On Feb. 12, U.S. Indo-Pacific Command head Admiral Philip Davidson said during a Senate hearing said China represents the “greatest long-term strategic threat to a free and open Indo-Pacific and to the United States.”
     
    On Feb. 27, a bipartisan Senate subcommittee investigation revealed that China has been targeting U.S. schools, from kindergarten to college, for influence operations. “Through Confucius Institutes, the Chinese government is attempting to change the impression in the United States and around the world that China is an economic and security threat,” said the investigation report.
  • March:
    On March 15, Ron Rockwell Hansen, a Defense Intelligence Agency officer, pleaded guilty to his attempted transmission of national defense information to the People’s Republic of China.
  • April:
    On April 3, Vice President Mike Pence said that “perhaps the greatest challenge NATO will face in the coming decades is how we must all adjust to the rise of the People’s Republic of China.” He added that China’s rise will affect the choices of NATO members and that “China’s expanding influence will necessarily demand more of America’s attention and resources.”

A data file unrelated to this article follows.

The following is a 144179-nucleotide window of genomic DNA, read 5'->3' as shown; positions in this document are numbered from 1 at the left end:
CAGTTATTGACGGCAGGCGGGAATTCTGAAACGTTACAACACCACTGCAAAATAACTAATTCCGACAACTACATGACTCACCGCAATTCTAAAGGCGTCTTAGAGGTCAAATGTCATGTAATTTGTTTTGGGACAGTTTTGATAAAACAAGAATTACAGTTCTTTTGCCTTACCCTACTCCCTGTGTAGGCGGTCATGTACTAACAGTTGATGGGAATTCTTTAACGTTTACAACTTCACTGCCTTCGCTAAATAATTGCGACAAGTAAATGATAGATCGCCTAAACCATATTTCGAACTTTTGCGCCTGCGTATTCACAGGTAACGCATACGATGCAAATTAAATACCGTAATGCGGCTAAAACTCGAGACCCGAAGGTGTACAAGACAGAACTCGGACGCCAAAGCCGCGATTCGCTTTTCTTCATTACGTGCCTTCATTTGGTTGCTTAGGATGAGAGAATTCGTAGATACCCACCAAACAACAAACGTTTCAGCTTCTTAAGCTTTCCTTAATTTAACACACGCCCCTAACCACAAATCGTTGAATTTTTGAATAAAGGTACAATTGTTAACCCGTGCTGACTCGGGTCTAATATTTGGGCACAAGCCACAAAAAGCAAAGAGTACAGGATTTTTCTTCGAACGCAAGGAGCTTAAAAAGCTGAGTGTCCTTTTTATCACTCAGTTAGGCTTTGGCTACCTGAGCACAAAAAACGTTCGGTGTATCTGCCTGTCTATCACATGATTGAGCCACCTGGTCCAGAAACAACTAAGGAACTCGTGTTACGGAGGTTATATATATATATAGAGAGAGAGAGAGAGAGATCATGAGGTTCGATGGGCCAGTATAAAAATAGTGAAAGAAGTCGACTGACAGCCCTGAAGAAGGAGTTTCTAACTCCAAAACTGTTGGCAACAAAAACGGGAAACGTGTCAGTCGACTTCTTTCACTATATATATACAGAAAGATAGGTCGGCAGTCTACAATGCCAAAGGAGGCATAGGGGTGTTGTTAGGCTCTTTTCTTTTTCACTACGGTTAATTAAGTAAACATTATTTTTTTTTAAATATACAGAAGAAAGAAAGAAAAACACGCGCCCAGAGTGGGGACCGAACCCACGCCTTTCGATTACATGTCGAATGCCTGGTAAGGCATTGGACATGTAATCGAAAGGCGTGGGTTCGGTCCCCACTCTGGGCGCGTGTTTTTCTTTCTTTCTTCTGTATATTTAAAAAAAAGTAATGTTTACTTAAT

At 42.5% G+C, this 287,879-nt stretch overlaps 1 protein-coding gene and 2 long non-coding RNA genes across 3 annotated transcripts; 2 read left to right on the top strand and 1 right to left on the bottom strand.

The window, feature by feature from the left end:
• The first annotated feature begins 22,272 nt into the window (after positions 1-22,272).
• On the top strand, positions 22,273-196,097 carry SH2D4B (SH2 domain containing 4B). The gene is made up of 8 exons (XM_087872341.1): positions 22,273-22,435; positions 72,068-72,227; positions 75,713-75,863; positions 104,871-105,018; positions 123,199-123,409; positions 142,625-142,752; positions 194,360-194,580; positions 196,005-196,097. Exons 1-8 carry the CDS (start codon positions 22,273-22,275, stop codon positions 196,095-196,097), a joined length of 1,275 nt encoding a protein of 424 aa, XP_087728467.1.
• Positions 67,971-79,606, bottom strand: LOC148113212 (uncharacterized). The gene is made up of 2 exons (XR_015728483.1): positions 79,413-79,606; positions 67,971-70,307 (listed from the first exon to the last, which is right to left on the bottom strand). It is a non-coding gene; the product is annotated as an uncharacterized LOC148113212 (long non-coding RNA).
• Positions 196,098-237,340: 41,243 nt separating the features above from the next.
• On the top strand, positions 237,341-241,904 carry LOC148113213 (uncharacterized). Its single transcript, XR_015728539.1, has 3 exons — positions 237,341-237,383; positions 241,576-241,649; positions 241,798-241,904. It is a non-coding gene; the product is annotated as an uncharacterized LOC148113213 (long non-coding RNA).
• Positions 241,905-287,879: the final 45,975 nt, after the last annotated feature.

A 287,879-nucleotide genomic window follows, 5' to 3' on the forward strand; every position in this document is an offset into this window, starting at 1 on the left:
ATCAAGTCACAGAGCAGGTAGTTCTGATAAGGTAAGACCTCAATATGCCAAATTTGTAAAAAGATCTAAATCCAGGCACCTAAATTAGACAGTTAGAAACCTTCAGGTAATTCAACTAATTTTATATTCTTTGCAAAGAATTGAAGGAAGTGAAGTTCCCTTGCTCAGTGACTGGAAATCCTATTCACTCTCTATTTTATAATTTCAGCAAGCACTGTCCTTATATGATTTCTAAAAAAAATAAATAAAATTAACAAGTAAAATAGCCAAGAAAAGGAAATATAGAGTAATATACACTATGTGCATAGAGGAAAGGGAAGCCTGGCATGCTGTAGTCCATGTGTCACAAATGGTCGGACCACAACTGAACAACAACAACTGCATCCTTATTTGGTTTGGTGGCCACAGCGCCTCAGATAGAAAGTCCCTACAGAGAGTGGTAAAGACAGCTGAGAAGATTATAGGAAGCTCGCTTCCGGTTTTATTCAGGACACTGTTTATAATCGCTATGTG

On April 4, Secretary of State Mike Pompeo called on NATO to adapt to China’s strategic competition. He also warned NATO allies that neither NATO nor the U.S. would be able to fully share information with allies if there were Chinese systems in their security networks.

8. The US. will continue challenging the CCP on human rights and religious freedom issues. Key perpetrators of persecution in China could face U.S. sanctions.   VERIFIED  

  • March:
    On March 8, Sam Brownback, the U.S. envoy for religious freedom, said at a press conference in Hong Kong that the CCP is “at war with faith” in China. Brownback criticized the CCP’s persecution of the Uyghurs in Xinjiang, Tibetan Buddhists, underground Christians, Falun Gong, and forced organ harvesting.

9. The U.S. could increase its military presence in the Indo-Pacific region. The U.S. military could hold more joint military exercises with countries in the Indo-Pacific, but may cut back on exercises with China.

10. The U.S. will likely move to strengthen and deepen its relationship with Taiwan economically, politically, and militarily. For instance, the U.S. may sell advanced weaponry to Taiwan, and U.S. warships may dock in Taiwan.   VERIFIED  
  • March: